How will you structure your aircraft transactions and flight operations to solidify your bonus depreciation position in 2023?
The Tax Cuts and Jobs Act of 2017 (the “TCJA”), enacted on December 22, 2017, provides for 100% bonus depreciation for the cost of qualified property acquired and placed in service after Sept. 27, 2017 and before Jan. 1, 2023. The TCJA includes an annual 20% phase down of the 100% bonus depreciation deduction applicable to qualified property placed in service after December 31, 2022. Accordingly, qualified property acquired and placed in service in 2023 would be eligible for 80% bonus depreciation, followed by 60% in 2024, 40% in 2025, and 20% percent in 2026.
In a market of short supply and high demand, fortunately, you are eligible to take bonus depreciation for both factory-new and pre-owned aircraft.
As described below, for longer production period property and Certain Aircraft, the annual 20% phase down is effectively delayed one year if your aircraft is placed in service before January 1, 2027. (Note, longer production period property and Certain Aircraft placed in service in 2027 are not addressed here; more in the upcoming Above and Beyond Podcast.)
As a practical matter, “Certain Aircraft” are aircraft operated by the owner or lessee of the aircraft for its own purposes, which typically means aircraft operated under FAR Part 91, rather than FAR Part 135.
For an aircraft to qualify as Certain Aircraft, there are three key requirements:
- the aircraft must have an estimated production period exceeding 4 months;
- the aircraft must have a cost exceeding $200,000; and
- the purchaser of the aircraft must, at the time of the contract for purchase, make a non-refundable deposit of at least the lesser of: 10% of the aircraft’s cost, or $100,000.
For aircraft placed in service prior to 2027, the plain language of the statute does not require a written binding contract be entered into prior to the year the delayed bonus depreciation is being sought. By way of example, you may enter into a contract in 2023 with a non-refundable deposit made at the time of contract and be eligible for 100% bonus depreciation for an aircraft placed in service in 2023. Although the statute is seemingly “too good to be true,” many tax advisors are generally comfortable that the IRS has no basis to challenge this position, except as noted below.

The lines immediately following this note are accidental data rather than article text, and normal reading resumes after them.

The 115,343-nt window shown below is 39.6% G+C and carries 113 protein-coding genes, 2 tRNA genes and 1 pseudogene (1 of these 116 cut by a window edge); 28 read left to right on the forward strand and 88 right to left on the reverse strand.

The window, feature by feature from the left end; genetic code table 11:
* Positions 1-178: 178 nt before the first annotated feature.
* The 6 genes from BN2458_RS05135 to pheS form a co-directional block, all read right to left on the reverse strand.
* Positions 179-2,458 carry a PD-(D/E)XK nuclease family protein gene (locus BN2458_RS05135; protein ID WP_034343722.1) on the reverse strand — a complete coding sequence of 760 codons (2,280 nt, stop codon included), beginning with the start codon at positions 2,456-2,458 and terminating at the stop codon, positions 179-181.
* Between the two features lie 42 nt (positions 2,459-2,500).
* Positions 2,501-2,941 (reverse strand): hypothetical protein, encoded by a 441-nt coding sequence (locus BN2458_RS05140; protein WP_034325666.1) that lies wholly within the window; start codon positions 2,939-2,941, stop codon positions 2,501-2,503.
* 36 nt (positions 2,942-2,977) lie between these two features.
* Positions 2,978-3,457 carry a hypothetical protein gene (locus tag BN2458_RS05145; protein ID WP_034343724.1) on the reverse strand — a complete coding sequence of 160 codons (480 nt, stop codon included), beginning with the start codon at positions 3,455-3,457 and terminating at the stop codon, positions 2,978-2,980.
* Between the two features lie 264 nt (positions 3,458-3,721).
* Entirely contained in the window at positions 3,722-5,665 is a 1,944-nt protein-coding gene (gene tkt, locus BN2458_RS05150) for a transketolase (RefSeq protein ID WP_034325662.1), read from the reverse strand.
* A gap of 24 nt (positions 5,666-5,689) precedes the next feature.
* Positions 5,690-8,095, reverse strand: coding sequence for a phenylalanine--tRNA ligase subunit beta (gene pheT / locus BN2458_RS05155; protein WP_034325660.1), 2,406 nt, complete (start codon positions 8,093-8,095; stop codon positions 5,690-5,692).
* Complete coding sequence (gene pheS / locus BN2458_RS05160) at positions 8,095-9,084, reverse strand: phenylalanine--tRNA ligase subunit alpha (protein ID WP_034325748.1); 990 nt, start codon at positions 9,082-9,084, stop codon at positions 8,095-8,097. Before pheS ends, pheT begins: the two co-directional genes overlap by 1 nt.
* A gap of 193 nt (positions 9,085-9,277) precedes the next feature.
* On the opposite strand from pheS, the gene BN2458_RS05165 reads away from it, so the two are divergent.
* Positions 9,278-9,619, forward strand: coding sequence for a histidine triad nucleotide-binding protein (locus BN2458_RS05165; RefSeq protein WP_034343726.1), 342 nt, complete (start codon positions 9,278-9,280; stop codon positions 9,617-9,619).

The IRS has not provided guidance on the issue of whether a deposit is non-refundable. Limiting return of the deposit to action or inaction beyond the purchaser’s control should be considered in an effort to mitigate risk, recognizing such would be contrary to the purchaser’s interest in retaining a full rejection right to exit a transaction.
Two Additional Considerations
Notwithstanding the requirements described above, the aircraft must be (i) placed in service in the year the deduction is sought, and (ii) satisfy the qualified business use requirements.
An aircraft is deemed to be placed in service when it is in a condition or state of readiness and made available for its intended use on a regular, ongoing basis. You and your advisors should evaluate the facts and circumstances to confirm when the aircraft is placed in service, particularly where the aircraft is removed from service for repairs, improvements, modifications, or maintenance shortly after being placed in service.
Be sure to maintain contemporaneous records to substantiate the aircraft being used predominantly in the United States and at least 50% for business purposes. If you use a regarded entity structure, you may be able to utilize a special rule that effectively reduces the threshold to 25%. Also, consult your aviation attorney and tax advisor to ensure compliance with applicable laws and tax rules.
Special thanks to David Shannon, Partner at Lewis, Brisbois, Bisgaard & Smith LLP, and Chris Younger, Senior Counsel at Crowell & Moring LLP, for their significant contributions to this article.
Dan Feldman, Partner at Lewis, Brisbois, Bisgaard & Smith LLP, advises clients on business aviation and executive compensation matters, with an emphasis on tax planning and avoiding potential pitfalls.